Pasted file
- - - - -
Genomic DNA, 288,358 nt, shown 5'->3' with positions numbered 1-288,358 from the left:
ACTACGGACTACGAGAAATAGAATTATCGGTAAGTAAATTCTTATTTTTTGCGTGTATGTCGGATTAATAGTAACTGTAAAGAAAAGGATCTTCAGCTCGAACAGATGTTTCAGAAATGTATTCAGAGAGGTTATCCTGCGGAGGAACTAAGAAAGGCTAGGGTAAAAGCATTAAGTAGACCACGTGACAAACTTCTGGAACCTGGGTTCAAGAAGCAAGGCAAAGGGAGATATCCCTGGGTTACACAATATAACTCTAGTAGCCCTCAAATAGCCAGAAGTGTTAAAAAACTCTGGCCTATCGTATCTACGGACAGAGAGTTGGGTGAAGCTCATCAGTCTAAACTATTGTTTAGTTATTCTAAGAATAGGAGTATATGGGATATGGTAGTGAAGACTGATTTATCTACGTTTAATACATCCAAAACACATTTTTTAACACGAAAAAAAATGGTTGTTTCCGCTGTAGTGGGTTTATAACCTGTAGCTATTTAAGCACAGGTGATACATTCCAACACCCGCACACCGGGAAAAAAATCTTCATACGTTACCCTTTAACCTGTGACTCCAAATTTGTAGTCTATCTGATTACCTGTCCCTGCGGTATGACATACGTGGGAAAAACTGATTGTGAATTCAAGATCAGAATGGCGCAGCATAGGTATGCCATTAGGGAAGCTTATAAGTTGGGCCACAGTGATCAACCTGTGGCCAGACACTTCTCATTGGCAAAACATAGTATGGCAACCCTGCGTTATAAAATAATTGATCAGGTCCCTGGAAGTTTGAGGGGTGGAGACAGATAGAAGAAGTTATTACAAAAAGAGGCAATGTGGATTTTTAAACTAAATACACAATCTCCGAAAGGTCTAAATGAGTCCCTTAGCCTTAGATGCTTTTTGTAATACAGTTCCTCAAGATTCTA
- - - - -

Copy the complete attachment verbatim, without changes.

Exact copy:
Genomic DNA, 288,358 nt, shown 5'->3' with positions numbered 1-288,358 from the left:
ACTACGGACTACGAGAAATAGAATTATCGGTAAGTAAATTCTTATTTTTTGCGTGTATGTCGGATTAATAGTAACTGTAAAGAAAAGGATCTTCAGCTCGAACAGATGTTTCAGAAATGTATTCAGAGAGGTTATCCTGCGGAGGAACTAAGAAAGGCTAGGGTAAAAGCATTAAGTAGACCACGTGACAAACTTCTGGAACCTGGGTTCAAGAAGCAAGGCAAAGGGAGATATCCCTGGGTTACACAATATAACTCTAGTAGCCCTCAAATAGCCAGAAGTGTTAAAAAACTCTGGCCTATCGTATCTACGGACAGAGAGTTGGGTGAAGCTCATCAGTCTAAACTATTGTTTAGTTATTCTAAGAATAGGAGTATATGGGATATGGTAGTGAAGACTGATTTATCTACGTTTAATACATCCAAAACACATTTTTTAACACGAAAAAAAATGGTTGTTTCCGCTGTAGTGGGTTTATAACCTGTAGCTATTTAAGCACAGGTGATACATTCCAACACCCGCACACCGGGAAAAAAATCTTCATACGTTACCCTTTAACCTGTGACTCCAAATTTGTAGTCTATCTGATTACCTGTCCCTGCGGTATGACATACGTGGGAAAAACTGATTGTGAATTCAAGATCAGAATGGCGCAGCATAGGTATGCCATTAGGGAAGCTTATAAGTTGGGCCACAGTGATCAACCTGTGGCCAGACACTTCTCATTGGCAAAACATAGTATGGCAACCCTGCGTTATAAAATAATTGATCAGGTCCCTGGAAGTTTGAGGGGTGGAGACAGATAGAAGAAGTTATTACAAAAAGAGGCAATGTGGATTTTTAAACTAAATACACAATCTCCGAAAGGTCTAAATGAGTCCCTTAGCCTTAGATGCTTTTTGTAATACAGTTCCTCAAGATTCTA